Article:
In a new case that is sure to draw comparisons to the “Blurred Lines” lawsuit, Justin Timberlake and Will.I.Am have been hit with a copyright infringement lawsuit from the estate of a disco artist. The suit alleges that key portions of their pop hit “Damn Girl” were taken from the relatively obscure 1969 jazz song “A New Day Is Here at Last.” The song “Damn Girl” appeared on Timberlake’s 2006 album, “FutureSex/Lovesounds.”
The complaint is being brought by the heirs of Perry Kibble, a musician who died in 1999. Kibble was best known as a member of the funk and disco band “A Taste of Honey,” which won the 1978 Grammy Award for Best New Artist. Taste of Honey’s hit “Boogie Oogie Oogie” reached No. 1 on the Billboard Hot 100 chart, sold 2 million copies, and, according to the complaint, “is one of the most recognizable songs from the disco era.”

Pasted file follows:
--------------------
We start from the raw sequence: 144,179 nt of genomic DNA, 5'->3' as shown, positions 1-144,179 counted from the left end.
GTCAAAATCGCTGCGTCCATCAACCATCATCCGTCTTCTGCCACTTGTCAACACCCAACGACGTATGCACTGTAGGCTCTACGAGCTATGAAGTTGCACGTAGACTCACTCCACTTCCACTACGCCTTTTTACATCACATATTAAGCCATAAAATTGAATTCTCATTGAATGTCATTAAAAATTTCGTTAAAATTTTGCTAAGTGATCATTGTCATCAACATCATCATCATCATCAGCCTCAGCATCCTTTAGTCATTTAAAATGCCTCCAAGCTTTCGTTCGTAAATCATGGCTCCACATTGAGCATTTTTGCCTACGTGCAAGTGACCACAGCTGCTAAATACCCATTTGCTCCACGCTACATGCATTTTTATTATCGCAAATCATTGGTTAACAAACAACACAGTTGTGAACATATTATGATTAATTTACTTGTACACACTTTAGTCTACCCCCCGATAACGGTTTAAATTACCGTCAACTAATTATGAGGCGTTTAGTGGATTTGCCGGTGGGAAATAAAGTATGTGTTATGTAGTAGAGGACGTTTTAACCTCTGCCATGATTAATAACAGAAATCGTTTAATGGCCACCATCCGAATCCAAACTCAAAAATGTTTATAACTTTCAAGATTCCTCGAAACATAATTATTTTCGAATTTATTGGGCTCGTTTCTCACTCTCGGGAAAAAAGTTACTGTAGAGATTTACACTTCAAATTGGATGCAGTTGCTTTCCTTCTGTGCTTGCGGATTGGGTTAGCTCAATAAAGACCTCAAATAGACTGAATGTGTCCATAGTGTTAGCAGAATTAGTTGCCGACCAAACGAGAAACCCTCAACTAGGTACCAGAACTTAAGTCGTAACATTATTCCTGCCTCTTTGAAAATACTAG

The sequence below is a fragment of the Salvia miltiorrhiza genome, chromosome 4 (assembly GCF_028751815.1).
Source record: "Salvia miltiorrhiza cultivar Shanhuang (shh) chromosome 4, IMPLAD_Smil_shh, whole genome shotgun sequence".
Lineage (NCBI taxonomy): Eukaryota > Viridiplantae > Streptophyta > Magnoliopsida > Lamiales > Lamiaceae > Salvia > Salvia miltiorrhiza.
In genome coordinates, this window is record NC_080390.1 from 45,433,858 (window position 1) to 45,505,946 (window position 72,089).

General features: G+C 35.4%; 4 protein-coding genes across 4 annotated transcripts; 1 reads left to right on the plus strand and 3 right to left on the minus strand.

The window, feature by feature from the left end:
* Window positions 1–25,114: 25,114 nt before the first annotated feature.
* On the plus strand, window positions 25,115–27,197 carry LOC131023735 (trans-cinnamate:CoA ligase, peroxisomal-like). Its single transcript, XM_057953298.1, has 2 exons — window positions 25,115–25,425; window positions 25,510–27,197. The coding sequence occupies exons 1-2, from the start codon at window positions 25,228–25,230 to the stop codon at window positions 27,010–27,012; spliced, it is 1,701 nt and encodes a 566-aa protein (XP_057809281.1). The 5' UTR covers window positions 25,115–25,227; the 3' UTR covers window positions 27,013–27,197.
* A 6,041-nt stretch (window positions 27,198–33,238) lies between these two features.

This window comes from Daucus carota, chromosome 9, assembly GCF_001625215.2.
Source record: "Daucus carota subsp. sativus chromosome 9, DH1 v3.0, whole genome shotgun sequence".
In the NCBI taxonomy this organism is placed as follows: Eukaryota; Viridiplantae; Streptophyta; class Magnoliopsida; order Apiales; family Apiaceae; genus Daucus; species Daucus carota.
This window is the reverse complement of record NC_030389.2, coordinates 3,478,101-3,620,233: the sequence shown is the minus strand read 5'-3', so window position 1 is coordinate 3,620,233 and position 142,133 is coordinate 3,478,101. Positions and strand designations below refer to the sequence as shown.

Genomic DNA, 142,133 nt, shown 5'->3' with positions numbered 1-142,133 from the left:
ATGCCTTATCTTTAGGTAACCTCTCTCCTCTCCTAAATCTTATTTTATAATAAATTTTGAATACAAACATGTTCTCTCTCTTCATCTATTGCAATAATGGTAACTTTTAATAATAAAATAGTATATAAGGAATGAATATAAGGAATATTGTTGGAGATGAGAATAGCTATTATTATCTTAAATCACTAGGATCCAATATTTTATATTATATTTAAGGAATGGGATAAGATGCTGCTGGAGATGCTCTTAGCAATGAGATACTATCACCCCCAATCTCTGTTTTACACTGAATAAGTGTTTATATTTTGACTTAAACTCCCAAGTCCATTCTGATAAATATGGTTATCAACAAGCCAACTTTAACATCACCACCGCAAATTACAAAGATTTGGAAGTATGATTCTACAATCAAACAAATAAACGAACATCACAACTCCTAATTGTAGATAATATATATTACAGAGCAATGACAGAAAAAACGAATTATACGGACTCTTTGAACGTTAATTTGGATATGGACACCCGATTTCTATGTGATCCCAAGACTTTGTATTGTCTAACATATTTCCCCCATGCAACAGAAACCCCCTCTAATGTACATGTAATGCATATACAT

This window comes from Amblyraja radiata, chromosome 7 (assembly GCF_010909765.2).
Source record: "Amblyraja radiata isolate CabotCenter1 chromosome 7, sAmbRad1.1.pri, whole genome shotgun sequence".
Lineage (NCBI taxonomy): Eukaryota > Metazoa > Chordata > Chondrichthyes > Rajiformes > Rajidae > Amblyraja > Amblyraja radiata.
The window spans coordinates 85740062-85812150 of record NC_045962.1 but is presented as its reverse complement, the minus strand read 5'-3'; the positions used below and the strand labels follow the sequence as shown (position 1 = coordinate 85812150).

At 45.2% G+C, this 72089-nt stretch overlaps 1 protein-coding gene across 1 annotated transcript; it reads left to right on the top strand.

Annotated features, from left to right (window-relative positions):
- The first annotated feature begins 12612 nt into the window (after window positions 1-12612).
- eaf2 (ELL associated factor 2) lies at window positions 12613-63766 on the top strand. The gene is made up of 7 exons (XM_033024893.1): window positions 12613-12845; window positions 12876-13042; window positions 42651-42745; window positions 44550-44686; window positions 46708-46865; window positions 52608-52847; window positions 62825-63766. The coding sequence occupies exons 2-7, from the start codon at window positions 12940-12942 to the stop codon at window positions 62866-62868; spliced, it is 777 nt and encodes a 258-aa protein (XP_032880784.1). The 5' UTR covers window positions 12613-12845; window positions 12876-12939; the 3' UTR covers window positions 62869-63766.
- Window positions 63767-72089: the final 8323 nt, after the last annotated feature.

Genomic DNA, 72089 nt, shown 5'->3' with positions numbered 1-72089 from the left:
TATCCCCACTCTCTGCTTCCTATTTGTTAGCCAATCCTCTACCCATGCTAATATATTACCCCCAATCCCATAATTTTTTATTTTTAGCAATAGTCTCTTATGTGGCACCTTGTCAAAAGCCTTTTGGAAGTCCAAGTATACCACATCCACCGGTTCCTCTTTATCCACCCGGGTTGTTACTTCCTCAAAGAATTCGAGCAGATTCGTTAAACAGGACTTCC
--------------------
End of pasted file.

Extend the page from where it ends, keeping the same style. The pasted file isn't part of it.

The complaint alleges that the introduction, rhythm, harmony, melody, and hook of “Damn Girl” were copied from Kibble’s song “A New Day Is Here at Last,” which was recorded by jazz artist J.C. Davis. The complaint goes on to allege that “a substantial part of the drum, conga drum, organ, bass guitar, electric guitar, and saxophone parts in ‘Damn Girl’ were all copied from ‘A New Day Is Here At Last.’”
Interestingly, the complaint seeks injunctive relief, even though the Timberlake song is now over eight years old, making the heirs’ delay in bringing suit an interesting area of inquiry. The suit is just starting, but given who the parties are, it is likely to continue to draw attention. Furthermore, like the “Blurred Lines” case, the heirs are suing on the composition (not the recording), and like the “Blurred Lines” case, the salient issues may turn on whether “Damn Girl” copies portions of the composition or the sound recording, which is alleged not to be owned by Kibble’s heirs.
“A New Day Is Here at Last”